Today, I would like to briefly discuss what the law says about validity and enforceability of a contract to which one of the parties is minor. To what extent is a minor’s action or contract enforceable under the law of Cambodia?
Pursuant to Article 17 of the Civil Code of Cambodia, a minor is defined as a natural person who is under the age of 18 years. To protect the interest of minor who lacks understanding of legal consequences of his or her contract or action, the Civil Code classifies the minor into the group of persons whose capacity to act is restricted by the law. Consequently, the contract made by one of the parties who is the minor is rescinded if there is no consent from parental authority holder or guardian of the minor. If an act or a contract of a minor is rescinded, such act or contract invalid from the beginning of such act or contract. (Article 358, paragraph 2) The minor himself or herself, parental authority holder or guardian of the minor have the right to rescind the contract of the said minor. (Article 359, Paragraph 2)
After discussion over the general rule on action or contract of a minor, I am going to discuss the question whether all contracts or actions of minor require parental authority holder or guardian. To answer this question, I further refer to the Civil Code of Cambodia which provides the exceptional rules for the contract or act of the minor. Under the Civil Code, certain actions or contracts of a minor in specified conditions or situations cannot be rescinded although they have been made without consent of parental authority holder or guardian. These actions or contracts include the ones performed only for the purpose of acquiring rights by the minor (for example, an act of minor to receive donation) or discharging a duty or obligation of the minor (for example, an act of minor to accept waiver of debt) and the ones conducted by the minor in the course of daily life ( for example, an act of buying food and drink).
Regarding disposal of his or her property, the minor is allowed to dispose the property which has been permitted by the parental authority holder or guardian for specific or unspecific purpose. (Article 19) Now we examine the example of disposal of property with purpose. Every day, a parent gives 5$ to a minor for daily expense on food and travelling costs. Accordingly, a minor has the right to use this money within the scope of purpose. Then we now examine the example of disposal of property without specific purpose. A parent gives 5$ to a minor every day without any specific purpose or instruction. Accordingly, the minor can use this money at his or her will. He can buy any goods or services with the amount of his or her money received from his parental authority holder or guardian.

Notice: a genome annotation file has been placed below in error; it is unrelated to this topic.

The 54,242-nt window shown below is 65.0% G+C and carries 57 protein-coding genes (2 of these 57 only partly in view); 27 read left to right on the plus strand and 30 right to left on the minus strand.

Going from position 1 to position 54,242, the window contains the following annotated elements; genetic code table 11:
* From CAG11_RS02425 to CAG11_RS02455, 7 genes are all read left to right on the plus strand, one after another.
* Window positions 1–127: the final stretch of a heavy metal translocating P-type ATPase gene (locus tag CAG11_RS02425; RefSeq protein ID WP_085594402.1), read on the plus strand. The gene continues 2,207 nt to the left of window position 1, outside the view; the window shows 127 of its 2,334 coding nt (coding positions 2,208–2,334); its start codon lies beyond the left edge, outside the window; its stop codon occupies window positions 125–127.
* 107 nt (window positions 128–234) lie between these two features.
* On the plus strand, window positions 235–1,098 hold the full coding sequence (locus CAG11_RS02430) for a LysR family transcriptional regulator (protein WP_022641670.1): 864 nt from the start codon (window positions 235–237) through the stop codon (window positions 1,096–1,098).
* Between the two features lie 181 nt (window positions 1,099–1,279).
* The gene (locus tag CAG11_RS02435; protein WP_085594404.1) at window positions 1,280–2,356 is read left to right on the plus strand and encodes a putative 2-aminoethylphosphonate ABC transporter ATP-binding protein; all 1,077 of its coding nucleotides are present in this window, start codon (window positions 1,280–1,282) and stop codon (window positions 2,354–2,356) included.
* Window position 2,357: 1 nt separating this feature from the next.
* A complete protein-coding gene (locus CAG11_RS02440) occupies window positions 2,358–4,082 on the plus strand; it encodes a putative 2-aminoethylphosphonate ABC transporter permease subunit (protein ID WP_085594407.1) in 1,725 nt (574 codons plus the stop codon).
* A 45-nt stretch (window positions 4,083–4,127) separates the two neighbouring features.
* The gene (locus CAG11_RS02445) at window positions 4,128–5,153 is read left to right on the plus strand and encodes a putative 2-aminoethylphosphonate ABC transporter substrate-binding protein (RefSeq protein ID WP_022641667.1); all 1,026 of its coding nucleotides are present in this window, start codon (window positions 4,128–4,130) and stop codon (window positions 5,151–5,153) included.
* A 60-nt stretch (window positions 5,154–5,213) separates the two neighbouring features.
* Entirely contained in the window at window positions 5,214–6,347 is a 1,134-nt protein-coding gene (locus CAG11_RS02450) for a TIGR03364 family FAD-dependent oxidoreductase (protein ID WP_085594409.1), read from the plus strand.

A minor who has been permitted by his or her parental authority holder or guardian to conduct a business is deemed to have the capacity to act like a person of majority to the extent of the said business. For example, if the parents allow the minor to run a coffee shop. The minor can enter into the contracts to employ staff and buy goods and services for the operation of his or her business. However, the parental authority holder or guardian can rescind the permission if they find that the minor is unbale to manage the permitted business. (Article 20)
If a minor has reached the age of 16 years and been able to support the living by himself or herself, the court may declare the emancipation (being free from control of parental authority holder or guardian) of the minor upon the petition of the minor and if such emancipation is deemed in the minor’s best interest. The court must seek opinions of the parental authority holder. (Article 21, Civil Code) A minor who has been married is deemed to have been emancipated without a court’s declaration. This emancipation does not cease even if the minor gets divorced later. An emancipated minor has the capacity to act in the same manner as an adult does. (Article 22, Civil Code)
Regarding contract which requires the labor of a minor (for example, employment contract), parental authority holder or guardian cannot enter into the contract for or on behalf of the minor. The contract which is signed or made by parental authority holder or guardian does not bind the obligation of the minor, except the minor ratifies or agree with the said contract. If the labor contract of the minor is considered to be disadvantageous to the minor, the parental authority holder, guardian, or administrative authority can terminate said contract and such termination must not be retroactive. (Article 23, Civil Code)
This text is not legal opinion or legal advice.